Three new and intriguing books about Ponzi schemes have been published lately. The most recent is Tamar Frankel’s The Ponzi Scheme Puzzle: A History and Analysis of Con Artists and Victims, which offers psychological portraits of the players on either side of the con. Frankel was recently interviewed in the New York Times by Diana B. Henriques, author of The Wizard of Lies: Bernie Madoff and the Death of Trust. Geoffrey C. Ward has written a narrative history of his great-grandfather, Ferdinand Ward, the man who bankrupted Ulysses S. Grant long before Charles Ponzi was born, in A Disposition to be Rich: How a Small-Town Pastor’s Son Ruined an American President, Brought on a Wall Street Crash, and Made Himself the Best-Hated Man in the United States. I haven’t read any of them yet, but I’m liking the mini-wave of interest in the con. One thing I know for certain: despite Frankel’s promise of a surprising new way to stop Ponzi schemes, no amount of persuasive words by gifted communicators will dissuade future investors from giving their money away to swindlers. The con never dies.
Funny, often courageous, yes, but also superficial, baffling, and downright misleading.
My first question, upon reading the last page of Caitlin Moran’s How to Be a Woman, was: who is this book for? I had been thinking of it as a book to hand to my daughter someday when she’s in her mid-teens. Moran’s mix of forceful polemic and raw, hilarious memoir is enormously appealing for entry-level feminism, and the chapter titles (“I Start Bleeding!” and “I Need a Bra!”) seem geared toward a coming-of-age audience. But the polemic turns out to be far too soft for the feminists I want my son and daughter to become, and the jokes are probably best appreciated by someone who has already been there. Like me. Since I’ve mastered how to be a woman.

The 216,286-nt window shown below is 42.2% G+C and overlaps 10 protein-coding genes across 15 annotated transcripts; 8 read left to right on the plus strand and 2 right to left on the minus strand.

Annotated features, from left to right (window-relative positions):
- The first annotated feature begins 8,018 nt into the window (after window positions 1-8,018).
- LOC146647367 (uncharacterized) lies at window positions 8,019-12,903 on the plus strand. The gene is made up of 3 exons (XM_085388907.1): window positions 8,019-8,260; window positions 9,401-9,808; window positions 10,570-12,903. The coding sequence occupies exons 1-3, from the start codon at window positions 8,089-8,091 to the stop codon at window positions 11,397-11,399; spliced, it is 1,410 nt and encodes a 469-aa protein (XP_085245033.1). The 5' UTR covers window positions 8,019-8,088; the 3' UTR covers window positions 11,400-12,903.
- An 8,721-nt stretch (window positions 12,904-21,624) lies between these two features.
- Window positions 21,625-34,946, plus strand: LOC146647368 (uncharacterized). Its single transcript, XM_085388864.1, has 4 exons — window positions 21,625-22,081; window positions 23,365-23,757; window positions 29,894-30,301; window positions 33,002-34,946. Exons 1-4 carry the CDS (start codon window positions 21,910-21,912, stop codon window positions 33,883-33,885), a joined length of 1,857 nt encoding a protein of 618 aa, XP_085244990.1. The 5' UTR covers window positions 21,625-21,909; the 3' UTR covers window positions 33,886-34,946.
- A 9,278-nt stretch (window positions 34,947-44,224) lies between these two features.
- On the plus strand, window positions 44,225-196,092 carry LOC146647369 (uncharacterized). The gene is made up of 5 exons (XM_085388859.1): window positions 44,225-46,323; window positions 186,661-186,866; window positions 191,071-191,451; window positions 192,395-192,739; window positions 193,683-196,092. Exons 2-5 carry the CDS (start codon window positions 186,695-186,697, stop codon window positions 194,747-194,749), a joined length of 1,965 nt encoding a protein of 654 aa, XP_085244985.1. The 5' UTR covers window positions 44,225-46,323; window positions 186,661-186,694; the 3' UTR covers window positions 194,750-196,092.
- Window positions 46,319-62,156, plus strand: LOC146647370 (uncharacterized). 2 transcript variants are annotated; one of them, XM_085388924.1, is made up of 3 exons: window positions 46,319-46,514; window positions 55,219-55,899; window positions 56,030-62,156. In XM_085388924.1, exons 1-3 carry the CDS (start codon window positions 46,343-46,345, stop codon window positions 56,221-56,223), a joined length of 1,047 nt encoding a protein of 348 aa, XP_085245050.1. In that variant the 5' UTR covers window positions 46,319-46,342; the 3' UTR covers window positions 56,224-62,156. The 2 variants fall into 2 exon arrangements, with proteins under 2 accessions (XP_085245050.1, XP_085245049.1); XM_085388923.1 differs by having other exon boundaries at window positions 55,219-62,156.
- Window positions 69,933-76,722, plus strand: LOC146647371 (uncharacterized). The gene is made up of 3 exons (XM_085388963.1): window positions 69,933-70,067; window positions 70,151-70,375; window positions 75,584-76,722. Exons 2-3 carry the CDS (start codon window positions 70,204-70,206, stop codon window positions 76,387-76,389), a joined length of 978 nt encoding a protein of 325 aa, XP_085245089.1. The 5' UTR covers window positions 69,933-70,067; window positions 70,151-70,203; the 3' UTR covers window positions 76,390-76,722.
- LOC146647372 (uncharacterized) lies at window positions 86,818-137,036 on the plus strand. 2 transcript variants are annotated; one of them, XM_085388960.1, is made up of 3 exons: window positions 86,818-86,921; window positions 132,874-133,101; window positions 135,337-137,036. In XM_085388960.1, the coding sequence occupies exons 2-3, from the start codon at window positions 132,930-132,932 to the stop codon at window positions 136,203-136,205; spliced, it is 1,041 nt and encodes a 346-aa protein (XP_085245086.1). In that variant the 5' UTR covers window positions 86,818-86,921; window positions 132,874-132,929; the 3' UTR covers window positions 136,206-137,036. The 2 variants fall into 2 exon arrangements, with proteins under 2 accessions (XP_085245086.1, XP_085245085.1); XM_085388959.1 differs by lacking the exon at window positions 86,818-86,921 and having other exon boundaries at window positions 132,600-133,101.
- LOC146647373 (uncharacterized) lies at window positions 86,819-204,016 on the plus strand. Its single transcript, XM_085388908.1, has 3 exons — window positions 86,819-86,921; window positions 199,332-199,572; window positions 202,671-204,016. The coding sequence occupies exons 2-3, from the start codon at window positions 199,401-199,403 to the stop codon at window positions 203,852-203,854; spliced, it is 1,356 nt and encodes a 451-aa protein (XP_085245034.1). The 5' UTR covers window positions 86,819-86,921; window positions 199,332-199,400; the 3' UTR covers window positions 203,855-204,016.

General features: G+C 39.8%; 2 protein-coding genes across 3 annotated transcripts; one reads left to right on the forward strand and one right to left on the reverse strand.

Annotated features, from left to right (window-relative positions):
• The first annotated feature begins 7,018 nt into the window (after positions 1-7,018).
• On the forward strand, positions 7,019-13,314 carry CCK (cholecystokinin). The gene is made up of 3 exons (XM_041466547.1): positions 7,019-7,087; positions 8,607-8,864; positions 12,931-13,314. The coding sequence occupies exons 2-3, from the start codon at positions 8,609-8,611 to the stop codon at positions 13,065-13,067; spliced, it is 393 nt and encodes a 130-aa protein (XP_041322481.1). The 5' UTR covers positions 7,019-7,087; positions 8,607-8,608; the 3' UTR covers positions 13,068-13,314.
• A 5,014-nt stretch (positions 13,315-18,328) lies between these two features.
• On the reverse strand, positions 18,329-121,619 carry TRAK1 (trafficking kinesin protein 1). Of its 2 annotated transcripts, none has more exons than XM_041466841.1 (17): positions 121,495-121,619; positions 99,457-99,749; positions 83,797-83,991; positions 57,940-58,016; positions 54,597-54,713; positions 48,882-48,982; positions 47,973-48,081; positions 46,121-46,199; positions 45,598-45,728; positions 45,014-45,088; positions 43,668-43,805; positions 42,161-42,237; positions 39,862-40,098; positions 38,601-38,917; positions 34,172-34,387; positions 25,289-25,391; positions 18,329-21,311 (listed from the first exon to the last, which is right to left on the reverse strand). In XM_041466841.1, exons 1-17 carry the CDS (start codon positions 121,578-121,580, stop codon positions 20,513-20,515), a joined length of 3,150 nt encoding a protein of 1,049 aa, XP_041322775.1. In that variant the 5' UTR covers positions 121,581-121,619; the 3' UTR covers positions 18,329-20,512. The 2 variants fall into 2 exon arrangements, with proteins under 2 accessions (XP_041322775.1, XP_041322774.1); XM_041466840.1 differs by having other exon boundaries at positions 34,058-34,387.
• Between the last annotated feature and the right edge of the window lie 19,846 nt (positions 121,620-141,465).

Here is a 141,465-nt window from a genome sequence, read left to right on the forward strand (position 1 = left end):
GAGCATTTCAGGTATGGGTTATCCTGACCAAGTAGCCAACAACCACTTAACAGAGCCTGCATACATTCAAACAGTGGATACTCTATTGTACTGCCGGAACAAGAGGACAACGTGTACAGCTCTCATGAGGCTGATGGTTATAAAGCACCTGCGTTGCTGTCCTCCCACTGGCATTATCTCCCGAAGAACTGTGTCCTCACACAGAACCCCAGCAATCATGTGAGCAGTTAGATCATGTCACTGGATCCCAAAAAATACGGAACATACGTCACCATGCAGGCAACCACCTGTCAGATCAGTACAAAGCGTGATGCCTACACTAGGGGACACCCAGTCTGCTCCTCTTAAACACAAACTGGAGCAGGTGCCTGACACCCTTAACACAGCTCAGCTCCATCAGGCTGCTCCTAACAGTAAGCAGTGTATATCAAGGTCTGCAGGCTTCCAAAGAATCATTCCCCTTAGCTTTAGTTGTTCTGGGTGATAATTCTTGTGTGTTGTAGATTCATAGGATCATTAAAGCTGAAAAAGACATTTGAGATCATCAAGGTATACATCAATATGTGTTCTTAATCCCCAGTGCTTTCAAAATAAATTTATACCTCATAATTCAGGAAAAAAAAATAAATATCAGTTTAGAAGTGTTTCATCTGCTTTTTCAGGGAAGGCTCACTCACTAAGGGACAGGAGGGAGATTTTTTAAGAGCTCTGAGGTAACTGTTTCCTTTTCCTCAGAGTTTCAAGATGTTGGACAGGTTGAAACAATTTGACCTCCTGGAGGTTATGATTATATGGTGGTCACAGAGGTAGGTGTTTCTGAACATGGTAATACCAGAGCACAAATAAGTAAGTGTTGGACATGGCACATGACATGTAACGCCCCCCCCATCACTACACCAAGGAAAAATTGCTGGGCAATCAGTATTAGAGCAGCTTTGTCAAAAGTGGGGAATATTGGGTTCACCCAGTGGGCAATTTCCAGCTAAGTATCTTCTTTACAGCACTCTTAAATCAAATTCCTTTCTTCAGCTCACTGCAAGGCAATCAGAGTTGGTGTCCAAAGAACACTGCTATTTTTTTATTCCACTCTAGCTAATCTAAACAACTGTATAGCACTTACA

I’ve written about being conned (while researching confidence artistry) here on Huffington Post, but my susceptibility does not stop there, nor does my willingness to disclose my own foolishness. Herewith…
About seven years ago, when I was a graduate student, I found myself alone in Rome for a few days. I headed right to the Roman Forum, but not for the ruins. I wanted to see the gypsies that my guidebook had warned me so sternly about.
If one measure of a book’s worth is the number of times it causes one embarrassment by forcing one to laugh aloud in a public place, then John Jeremiah Sullivan’s Pulphead is very great. Other measures of greatness it exhibits: total layover hours in airports that flew by while reading (9), nicknames for my son acquired from (1), number of people who would be getting a copy of the book were I not going to link to most of it here (3).
You’ve already heard of John Jeremiah Sullivan. Don’t shake your head like that–yes, you have. Remember that article in the New York Times Magazine last summer by the dad who goes to Disneyworld to smoke pot? Yeah, I knew you knew him. Read The Rest
“I would like to speak of gratitude as a labor undertaken by the soul to effect the transformation after a gift has been received. Between the time a gift comes to us and the time we pass it along, we suffer gratitude.”
–Lewis Hyde, The Gift
I’ve spent the past four years thinking about confidence and credulity. Now that my book is out, I’ve spent the past four months thinking about gratitude and the gift. I think they’re related.